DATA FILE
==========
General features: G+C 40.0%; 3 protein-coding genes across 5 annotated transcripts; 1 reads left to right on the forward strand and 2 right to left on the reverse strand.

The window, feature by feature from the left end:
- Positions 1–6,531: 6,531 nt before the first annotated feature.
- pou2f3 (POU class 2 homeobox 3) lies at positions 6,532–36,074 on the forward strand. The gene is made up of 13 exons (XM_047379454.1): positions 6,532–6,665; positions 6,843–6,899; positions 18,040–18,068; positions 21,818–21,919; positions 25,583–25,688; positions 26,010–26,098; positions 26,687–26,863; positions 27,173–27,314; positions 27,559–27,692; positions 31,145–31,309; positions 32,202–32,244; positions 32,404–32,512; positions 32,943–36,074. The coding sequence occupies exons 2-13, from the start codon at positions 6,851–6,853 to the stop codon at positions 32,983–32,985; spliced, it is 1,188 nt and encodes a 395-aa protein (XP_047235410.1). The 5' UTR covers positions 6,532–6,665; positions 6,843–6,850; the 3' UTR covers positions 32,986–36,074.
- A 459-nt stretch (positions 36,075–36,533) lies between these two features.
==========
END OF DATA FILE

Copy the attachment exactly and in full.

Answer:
General features: G+C 40.0%; 3 protein-coding genes across 5 annotated transcripts; 1 reads left to right on the forward strand and 2 right to left on the reverse strand.

The window, feature by feature from the left end:
- Positions 1–6,531: 6,531 nt before the first annotated feature.
- pou2f3 (POU class 2 homeobox 3) lies at positions 6,532–36,074 on the forward strand. The gene is made up of 13 exons (XM_047379454.1): positions 6,532–6,665; positions 6,843–6,899; positions 18,040–18,068; positions 21,818–21,919; positions 25,583–25,688; positions 26,010–26,098; positions 26,687–26,863; positions 27,173–27,314; positions 27,559–27,692; positions 31,145–31,309; positions 32,202–32,244; positions 32,404–32,512; positions 32,943–36,074. The coding sequence occupies exons 2-13, from the start codon at positions 6,851–6,853 to the stop codon at positions 32,983–32,985; spliced, it is 1,188 nt and encodes a 395-aa protein (XP_047235410.1). The 5' UTR covers positions 6,532–6,665; positions 6,843–6,850; the 3' UTR covers positions 32,986–36,074.
- A 459-nt stretch (positions 36,075–36,533) lies between these two features.